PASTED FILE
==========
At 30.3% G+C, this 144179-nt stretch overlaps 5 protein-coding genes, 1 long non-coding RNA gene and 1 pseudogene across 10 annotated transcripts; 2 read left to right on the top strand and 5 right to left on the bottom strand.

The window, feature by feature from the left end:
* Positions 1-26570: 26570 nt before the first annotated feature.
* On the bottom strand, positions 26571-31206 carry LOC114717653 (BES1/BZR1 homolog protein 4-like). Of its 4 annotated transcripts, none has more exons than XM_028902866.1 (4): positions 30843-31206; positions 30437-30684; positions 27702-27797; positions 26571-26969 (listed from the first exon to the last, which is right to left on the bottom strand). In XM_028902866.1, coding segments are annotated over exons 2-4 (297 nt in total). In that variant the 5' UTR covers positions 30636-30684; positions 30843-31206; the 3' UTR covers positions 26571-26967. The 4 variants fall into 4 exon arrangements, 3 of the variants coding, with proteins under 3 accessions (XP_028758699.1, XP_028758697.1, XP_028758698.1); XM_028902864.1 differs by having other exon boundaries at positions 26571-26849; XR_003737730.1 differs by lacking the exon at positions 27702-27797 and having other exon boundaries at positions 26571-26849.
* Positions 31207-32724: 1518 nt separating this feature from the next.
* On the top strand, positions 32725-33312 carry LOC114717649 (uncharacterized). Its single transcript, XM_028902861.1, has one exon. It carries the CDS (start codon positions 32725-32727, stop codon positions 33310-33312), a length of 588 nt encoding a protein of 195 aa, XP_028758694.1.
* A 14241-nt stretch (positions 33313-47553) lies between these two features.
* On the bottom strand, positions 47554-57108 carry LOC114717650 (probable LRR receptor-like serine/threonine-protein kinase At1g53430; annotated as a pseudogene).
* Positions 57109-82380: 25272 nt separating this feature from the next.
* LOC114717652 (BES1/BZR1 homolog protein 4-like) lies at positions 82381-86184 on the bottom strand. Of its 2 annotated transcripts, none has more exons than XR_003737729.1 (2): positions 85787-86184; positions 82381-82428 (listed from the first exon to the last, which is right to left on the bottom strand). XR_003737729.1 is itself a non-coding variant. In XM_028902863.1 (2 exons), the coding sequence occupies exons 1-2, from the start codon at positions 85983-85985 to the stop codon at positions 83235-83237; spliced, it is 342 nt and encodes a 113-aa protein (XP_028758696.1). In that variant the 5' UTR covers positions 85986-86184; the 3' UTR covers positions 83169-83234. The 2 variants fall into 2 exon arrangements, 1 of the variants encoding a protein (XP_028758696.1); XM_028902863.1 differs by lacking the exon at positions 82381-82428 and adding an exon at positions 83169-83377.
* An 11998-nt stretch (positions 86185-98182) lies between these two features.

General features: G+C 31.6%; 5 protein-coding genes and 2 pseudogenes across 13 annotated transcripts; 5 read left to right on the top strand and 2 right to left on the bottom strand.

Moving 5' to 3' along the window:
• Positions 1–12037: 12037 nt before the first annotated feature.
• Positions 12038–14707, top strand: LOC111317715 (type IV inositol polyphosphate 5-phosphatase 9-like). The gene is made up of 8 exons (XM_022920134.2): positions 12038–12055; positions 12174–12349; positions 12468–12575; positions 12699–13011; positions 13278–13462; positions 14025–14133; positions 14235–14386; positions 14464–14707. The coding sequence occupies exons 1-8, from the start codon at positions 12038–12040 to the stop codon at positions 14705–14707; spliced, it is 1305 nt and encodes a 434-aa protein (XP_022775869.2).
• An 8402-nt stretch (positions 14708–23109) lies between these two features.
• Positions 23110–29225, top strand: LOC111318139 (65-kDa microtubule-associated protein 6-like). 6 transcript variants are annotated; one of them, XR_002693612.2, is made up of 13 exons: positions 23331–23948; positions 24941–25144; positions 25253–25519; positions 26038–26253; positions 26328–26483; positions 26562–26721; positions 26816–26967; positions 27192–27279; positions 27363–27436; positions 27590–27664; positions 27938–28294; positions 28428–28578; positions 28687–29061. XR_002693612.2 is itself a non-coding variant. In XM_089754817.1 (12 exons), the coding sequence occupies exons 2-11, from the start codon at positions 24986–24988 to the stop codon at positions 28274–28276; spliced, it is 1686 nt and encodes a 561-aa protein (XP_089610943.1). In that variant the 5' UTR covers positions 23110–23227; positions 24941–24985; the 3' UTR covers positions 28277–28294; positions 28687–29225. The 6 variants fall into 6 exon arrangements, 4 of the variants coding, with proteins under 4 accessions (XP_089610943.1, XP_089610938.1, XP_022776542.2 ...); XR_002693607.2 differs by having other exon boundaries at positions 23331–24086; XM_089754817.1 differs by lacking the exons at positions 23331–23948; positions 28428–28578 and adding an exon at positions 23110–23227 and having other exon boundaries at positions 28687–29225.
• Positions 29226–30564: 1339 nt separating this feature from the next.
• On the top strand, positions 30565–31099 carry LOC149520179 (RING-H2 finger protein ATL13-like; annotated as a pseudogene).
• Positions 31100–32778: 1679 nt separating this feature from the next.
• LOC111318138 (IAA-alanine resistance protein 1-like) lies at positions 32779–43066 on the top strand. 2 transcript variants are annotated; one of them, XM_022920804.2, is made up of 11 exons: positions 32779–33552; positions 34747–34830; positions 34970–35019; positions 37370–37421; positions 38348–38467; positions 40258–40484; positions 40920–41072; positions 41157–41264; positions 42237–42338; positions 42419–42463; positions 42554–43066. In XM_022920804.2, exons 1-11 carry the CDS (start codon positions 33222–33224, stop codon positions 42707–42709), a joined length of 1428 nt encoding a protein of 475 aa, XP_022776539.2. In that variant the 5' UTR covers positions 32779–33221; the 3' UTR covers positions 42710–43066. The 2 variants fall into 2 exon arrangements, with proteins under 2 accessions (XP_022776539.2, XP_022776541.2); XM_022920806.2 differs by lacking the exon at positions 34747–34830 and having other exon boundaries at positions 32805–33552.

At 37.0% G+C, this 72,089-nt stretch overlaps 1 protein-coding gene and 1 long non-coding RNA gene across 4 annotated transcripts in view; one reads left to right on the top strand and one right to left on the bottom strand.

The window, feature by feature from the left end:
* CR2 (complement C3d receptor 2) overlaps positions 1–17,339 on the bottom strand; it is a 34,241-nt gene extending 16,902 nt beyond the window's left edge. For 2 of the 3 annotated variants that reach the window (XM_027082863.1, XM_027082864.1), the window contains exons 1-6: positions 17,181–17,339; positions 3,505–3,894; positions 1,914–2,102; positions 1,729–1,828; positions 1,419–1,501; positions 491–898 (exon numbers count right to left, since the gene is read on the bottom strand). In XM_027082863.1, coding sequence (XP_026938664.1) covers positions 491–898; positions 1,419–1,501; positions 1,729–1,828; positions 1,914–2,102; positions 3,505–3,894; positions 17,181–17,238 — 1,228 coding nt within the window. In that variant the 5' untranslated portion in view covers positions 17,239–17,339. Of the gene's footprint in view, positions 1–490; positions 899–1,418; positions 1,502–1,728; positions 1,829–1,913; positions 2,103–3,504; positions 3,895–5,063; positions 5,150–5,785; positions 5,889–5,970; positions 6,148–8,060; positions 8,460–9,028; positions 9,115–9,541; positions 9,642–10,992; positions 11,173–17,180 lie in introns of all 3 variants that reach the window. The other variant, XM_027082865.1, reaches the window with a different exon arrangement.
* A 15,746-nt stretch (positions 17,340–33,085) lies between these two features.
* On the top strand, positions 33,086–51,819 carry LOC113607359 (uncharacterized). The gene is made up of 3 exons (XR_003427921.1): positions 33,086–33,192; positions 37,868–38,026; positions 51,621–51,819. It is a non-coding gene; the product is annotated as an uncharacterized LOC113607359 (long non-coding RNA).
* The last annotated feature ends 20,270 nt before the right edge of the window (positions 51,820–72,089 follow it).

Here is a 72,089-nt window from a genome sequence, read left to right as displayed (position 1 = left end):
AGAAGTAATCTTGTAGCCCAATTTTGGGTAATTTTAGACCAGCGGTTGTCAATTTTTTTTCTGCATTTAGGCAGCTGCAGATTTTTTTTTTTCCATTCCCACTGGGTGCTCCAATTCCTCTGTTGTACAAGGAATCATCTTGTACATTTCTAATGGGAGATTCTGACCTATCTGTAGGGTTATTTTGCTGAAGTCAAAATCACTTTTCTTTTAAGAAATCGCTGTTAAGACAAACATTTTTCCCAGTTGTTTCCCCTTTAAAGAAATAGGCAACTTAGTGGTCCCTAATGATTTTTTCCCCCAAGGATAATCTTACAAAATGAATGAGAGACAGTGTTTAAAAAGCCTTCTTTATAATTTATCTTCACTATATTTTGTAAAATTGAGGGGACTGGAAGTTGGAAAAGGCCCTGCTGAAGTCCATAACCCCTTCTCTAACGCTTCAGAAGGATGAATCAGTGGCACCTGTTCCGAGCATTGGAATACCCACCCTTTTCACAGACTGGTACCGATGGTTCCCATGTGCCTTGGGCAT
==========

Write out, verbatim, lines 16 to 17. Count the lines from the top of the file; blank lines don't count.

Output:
• An 8402-nt stretch (positions 14708–23109) lies between these two features.
• Positions 23110–29225, top strand: LOC111318139 (65-kDa microtubule-associated protein 6-like). 6 transcript variants are annotated; one of them, XR_002693612.2, is made up of 13 exons: positions 23331–23948; positions 24941–25144; positions 25253–25519; positions 26038–26253; positions 26328–26483; positions 26562–26721; positions 26816–26967; positions 27192–27279; positions 27363–27436; positions 27590–27664; positions 27938–28294; positions 28428–28578; positions 28687–29061. XR_002693612.2 is itself a non-coding variant. In XM_089754817.1 (12 exons), the coding sequence occupies exons 2-11, from the start codon at positions 24986–24988 to the stop codon at positions 28274–28276; spliced, it is 1686 nt and encodes a 561-aa protein (XP_089610943.1). In that variant the 5' UTR covers positions 23110–23227; positions 24941–24985; the 3' UTR covers positions 28277–28294; positions 28687–29225. The 6 variants fall into 6 exon arrangements, 4 of the variants coding, with proteins under 4 accessions (XP_089610943.1, XP_089610938.1, XP_022776542.2 ...); XR_002693607.2 differs by having other exon boundaries at positions 23331–24086; XM_089754817.1 differs by lacking the exons at positions 23331–23948; positions 28428–28578 and adding an exon at positions 23110–23227 and having other exon boundaries at positions 28687–29225.